Building a Storytelling Culture

A vibrant storytelling culture means the difference between whether your organization has a living, breathing portfolio of different stories, from different perspectives, that share its impact—or just a single, somewhat stagnant story. It’s the difference between having one person in the organization dedicated to storytelling (whether that’s the CEO, development director, or head of communications) and everyone in the organization having compelling stories at their fingertips. And for many organizations, it’s the difference between investing in telling the organization’s story in a more compelling way—or not investing.

Source: www.ssireview.org

Why a shift in mindset and an investment in capacity are essential in sustaining storytelling efforts.

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Three Reasons Outgoing CEOs Shouldn’t Pick Their Replacements

Apple founder Steve Jobs groomed now-CEO Tim Cook for the job. Michael Dell hand selected Kevin Rollins for the top spot at Dell. And Carnival Cruise Lines CEO Micky Arison just handed the keys over to now-CEO Arnold Donald last year. But should a CEO be given full rein to select his or her replacement? Maybe not, says Stanford Graduate School of Business Professor David Larcker.

Source: www.gsb.stanford.edu

Almost 80% of handpicked CEOs underperformed the S&P 500 Index during their tenure.

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Corrupting Silence: Companies Must Speak Up Against Bribes

In a 2012 Harvard Business School case on corruption at German conglomerate Siemens AG, Peter Solmssen —brought in to clean house —reflects on how people approach a business bribe.

“The stupid ones say, very simply, what are you going to do for me?” says Solmssen, managing board member and general counsel. “Sometimes they’ll be a little more subtle and say, ‘My wife’s going to be in Hong Kong next week, and she’s going shopping.’ Either you say, ‘That’s nice,’ and you pass on, or you say, ‘What store is she going to, and can I give you an account number?’ “

Source: hbswk.hbs.edu

Does corruption really pay? Paul Healy finds that corruption may not be as lucrative—or as unavoidable—as it may seem.

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The Pros and Cons of Bringing Back a Former CEO

The search committee forms, and vets dozens of candidates. Deliberations stretch for months. After an exhaustive process mulling all possible options, a decision is made. The new CEO is — the old CEO.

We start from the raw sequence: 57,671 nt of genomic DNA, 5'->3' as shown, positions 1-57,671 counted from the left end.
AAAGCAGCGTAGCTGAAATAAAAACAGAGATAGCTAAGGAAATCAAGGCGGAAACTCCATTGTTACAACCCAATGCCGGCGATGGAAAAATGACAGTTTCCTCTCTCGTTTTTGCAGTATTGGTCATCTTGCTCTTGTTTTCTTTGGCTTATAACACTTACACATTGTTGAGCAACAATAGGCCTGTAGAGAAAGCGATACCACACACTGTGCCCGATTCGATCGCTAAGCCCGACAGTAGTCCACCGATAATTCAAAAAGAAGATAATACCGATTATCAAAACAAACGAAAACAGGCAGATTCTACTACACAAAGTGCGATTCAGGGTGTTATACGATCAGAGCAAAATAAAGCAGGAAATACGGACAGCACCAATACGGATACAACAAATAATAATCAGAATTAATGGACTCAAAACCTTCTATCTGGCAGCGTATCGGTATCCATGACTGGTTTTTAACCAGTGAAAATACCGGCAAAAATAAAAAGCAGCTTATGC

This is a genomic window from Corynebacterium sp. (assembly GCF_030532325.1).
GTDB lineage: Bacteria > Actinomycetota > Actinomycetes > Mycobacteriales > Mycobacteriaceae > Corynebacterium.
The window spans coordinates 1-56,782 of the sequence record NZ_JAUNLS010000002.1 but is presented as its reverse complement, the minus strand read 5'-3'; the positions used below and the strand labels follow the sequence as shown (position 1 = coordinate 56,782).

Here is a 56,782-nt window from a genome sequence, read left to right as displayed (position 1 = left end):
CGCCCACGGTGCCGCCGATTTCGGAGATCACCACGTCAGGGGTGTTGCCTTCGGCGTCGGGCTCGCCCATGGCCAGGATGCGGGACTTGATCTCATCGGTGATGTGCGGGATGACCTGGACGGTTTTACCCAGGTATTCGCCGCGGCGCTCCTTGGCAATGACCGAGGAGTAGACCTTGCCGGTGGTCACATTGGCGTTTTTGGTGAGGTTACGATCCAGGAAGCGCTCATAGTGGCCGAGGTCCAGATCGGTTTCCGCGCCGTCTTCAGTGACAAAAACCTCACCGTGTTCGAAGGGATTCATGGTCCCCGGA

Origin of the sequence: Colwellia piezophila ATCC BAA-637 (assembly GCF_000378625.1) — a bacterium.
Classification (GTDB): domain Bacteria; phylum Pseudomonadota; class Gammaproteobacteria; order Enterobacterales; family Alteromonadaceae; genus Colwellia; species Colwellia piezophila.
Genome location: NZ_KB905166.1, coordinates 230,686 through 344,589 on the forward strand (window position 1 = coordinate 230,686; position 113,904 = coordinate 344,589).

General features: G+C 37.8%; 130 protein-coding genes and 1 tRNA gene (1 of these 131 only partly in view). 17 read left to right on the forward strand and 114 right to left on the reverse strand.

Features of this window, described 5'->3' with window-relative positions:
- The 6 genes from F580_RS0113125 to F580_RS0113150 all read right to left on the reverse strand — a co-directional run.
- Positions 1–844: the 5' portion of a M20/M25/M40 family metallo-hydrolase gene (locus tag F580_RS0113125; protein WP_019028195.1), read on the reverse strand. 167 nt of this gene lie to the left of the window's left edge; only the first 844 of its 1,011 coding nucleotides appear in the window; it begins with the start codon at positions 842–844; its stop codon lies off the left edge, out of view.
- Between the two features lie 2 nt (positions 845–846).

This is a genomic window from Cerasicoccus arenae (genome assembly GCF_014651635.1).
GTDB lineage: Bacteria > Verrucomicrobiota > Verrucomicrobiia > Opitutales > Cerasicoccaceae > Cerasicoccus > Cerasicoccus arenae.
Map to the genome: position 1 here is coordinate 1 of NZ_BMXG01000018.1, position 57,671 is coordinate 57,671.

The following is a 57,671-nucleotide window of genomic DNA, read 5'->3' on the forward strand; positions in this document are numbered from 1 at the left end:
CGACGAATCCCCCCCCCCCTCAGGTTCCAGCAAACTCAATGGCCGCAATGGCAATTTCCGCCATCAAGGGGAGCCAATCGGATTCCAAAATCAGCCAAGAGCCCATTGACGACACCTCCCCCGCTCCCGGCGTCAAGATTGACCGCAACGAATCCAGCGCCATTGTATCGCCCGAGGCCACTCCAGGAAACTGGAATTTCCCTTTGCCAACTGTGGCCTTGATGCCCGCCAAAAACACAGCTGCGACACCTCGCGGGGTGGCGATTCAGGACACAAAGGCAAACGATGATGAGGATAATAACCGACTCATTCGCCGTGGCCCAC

It’s a familiar scenario of late. Statistically, an uptick in CEOs returning to their former posts is hard to prove, but some high-profile cases – either meant to bring back the magic, or to clean up the mess they helped create – are drawing increased scrutiny. Michael Dell of Dell Inc. and Steve Jobs of Apple are prime examples, as are A.G. Lafley of Procter & Gamble, Myron “Mike” Ullman of J.C. Penney, Howard Schultz of Starbucks and Charles R. Schwab, who returned to his eponymous firm. Most recently, in September, former New York City mayor Michael Bloomberg announced that he will return as head of media firm Bloomberg LP, which he founded.

Source: knowledge.wharton.upenn.edu

With all of the talent streaming through the corporate sector and the increased use and sophistication of executive search firms, why are companies going back to the future?

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The Lifetime Learner

A new business landscape is emerging wherein a multitude of small entities will bring products and services to market using the infrastructure and platforms of large, concentrated players. The forces driving this are putting new and mounting pressures on organizations and individuals while also opening up new opportunities.

Source: dupress.com

The lifetime learner: A journey through the future of postsecondary education

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How To Reduce Your Risk of Rejection

Rejection is the worst. It was painful when you were a child, and it doesn’t feel any better as an adult.

But there are ways to minimize your risk of rejection when asking for something you want, says Susan Krauss Whitbourne, PhD, a psychology professor at the University of Massachusetts Amherst.

In a recent article for Psychology Today, Whitbourne offers 10 tips to avoid rejection.

Source: www.fastcompany.com

Let’s face it: asking for a favor or a raise is a nerve-wracking experience. Here’s several ways to make it less stressful.

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16 Tips for Getting 90% of Your Work Done Before Lunch

Imagine this.

By the time lunch rolls around, you push back from your desk with a satisfied sigh, saunter off to your car, and drive off to have a leisurely, stress-free lunch, daydreaming about the 18 holes that you’re going to play for the rest of the day.

This can be for real.

You can get 90 percent or more of your work done in the morning. Around the time people are groping for the next shot of caffeine, you’re shutting down your Macbook and chilling out.

Source: www.inc.com

Don’t have enough time in a day? Follow these tips to get majority of your work done in the morning.

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